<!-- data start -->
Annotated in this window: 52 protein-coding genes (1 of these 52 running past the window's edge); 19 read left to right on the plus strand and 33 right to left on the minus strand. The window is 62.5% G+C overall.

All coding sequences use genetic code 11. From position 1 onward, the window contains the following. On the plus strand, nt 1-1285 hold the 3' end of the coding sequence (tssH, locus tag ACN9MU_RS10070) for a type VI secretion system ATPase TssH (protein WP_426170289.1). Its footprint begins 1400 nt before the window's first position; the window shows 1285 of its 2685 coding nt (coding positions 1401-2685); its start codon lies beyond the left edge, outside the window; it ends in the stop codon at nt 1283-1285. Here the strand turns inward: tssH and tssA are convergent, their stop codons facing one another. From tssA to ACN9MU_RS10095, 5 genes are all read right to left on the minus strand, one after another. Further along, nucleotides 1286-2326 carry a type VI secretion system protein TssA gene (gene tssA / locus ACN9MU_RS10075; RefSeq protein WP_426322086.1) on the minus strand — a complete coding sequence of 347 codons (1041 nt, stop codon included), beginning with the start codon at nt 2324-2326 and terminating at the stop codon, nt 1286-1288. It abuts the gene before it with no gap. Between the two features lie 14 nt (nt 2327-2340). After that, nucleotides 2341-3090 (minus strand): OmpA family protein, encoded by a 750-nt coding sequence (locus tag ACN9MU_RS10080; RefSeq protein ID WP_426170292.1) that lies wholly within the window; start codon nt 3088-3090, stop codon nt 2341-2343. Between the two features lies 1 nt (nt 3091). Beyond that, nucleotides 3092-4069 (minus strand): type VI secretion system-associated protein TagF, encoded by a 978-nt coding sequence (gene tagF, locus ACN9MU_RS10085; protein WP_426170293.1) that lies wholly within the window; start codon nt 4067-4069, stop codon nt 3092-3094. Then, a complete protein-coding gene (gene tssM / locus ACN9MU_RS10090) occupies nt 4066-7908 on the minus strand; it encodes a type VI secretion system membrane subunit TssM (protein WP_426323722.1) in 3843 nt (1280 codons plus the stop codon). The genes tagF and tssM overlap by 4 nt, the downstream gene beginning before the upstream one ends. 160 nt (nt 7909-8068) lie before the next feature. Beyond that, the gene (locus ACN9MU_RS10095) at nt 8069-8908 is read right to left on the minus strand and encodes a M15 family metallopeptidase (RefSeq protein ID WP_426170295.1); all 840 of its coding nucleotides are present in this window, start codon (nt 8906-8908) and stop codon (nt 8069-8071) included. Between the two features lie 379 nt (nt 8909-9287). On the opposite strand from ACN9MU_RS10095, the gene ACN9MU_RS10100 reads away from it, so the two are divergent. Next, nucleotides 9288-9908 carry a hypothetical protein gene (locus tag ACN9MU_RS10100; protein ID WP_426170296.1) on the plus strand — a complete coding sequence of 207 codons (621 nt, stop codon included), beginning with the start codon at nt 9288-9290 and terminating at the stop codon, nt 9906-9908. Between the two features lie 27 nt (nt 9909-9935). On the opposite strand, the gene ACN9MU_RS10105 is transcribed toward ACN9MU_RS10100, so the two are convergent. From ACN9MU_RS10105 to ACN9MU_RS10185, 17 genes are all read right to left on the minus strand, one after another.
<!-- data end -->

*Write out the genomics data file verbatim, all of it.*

Annotated in this window: 52 protein-coding genes (1 of these 52 running past the window's edge); 19 read left to right on the plus strand and 33 right to left on the minus strand. The window is 62.5% G+C overall.

All coding sequences use genetic code 11. From position 1 onward, the window contains the following. On the plus strand, nt 1-1285 hold the 3' end of the coding sequence (tssH, locus tag ACN9MU_RS10070) for a type VI secretion system ATPase TssH (protein WP_426170289.1). Its footprint begins 1400 nt before the window's first position; the window shows 1285 of its 2685 coding nt (coding positions 1401-2685); its start codon lies beyond the left edge, outside the window; it ends in the stop codon at nt 1283-1285. Here the strand turns inward: tssH and tssA are convergent, their stop codons facing one another. From tssA to ACN9MU_RS10095, 5 genes are all read right to left on the minus strand, one after another. Further along, nucleotides 1286-2326 carry a type VI secretion system protein TssA gene (gene tssA / locus ACN9MU_RS10075; RefSeq protein WP_426322086.1) on the minus strand — a complete coding sequence of 347 codons (1041 nt, stop codon included), beginning with the start codon at nt 2324-2326 and terminating at the stop codon, nt 1286-1288. It abuts the gene before it with no gap. Between the two features lie 14 nt (nt 2327-2340). After that, nucleotides 2341-3090 (minus strand): OmpA family protein, encoded by a 750-nt coding sequence (locus tag ACN9MU_RS10080; RefSeq protein ID WP_426170292.1) that lies wholly within the window; start codon nt 3088-3090, stop codon nt 2341-2343. Between the two features lies 1 nt (nt 3091). Beyond that, nucleotides 3092-4069 (minus strand): type VI secretion system-associated protein TagF, encoded by a 978-nt coding sequence (gene tagF, locus ACN9MU_RS10085; protein WP_426170293.1) that lies wholly within the window; start codon nt 4067-4069, stop codon nt 3092-3094. Then, a complete protein-coding gene (gene tssM / locus ACN9MU_RS10090) occupies nt 4066-7908 on the minus strand; it encodes a type VI secretion system membrane subunit TssM (protein WP_426323722.1) in 3843 nt (1280 codons plus the stop codon). The genes tagF and tssM overlap by 4 nt, the downstream gene beginning before the upstream one ends. 160 nt (nt 7909-8068) lie before the next feature. Beyond that, the gene (locus ACN9MU_RS10095) at nt 8069-8908 is read right to left on the minus strand and encodes a M15 family metallopeptidase (RefSeq protein ID WP_426170295.1); all 840 of its coding nucleotides are present in this window, start codon (nt 8906-8908) and stop codon (nt 8069-8071) included. Between the two features lie 379 nt (nt 8909-9287). On the opposite strand from ACN9MU_RS10095, the gene ACN9MU_RS10100 reads away from it, so the two are divergent. Next, nucleotides 9288-9908 carry a hypothetical protein gene (locus tag ACN9MU_RS10100; protein ID WP_426170296.1) on the plus strand — a complete coding sequence of 207 codons (621 nt, stop codon included), beginning with the start codon at nt 9288-9290 and terminating at the stop codon, nt 9906-9908. Between the two features lie 27 nt (nt 9909-9935). On the opposite strand, the gene ACN9MU_RS10105 is transcribed toward ACN9MU_RS10100, so the two are convergent. From ACN9MU_RS10105 to ACN9MU_RS10185, 17 genes are all read right to left on the minus strand, one after another.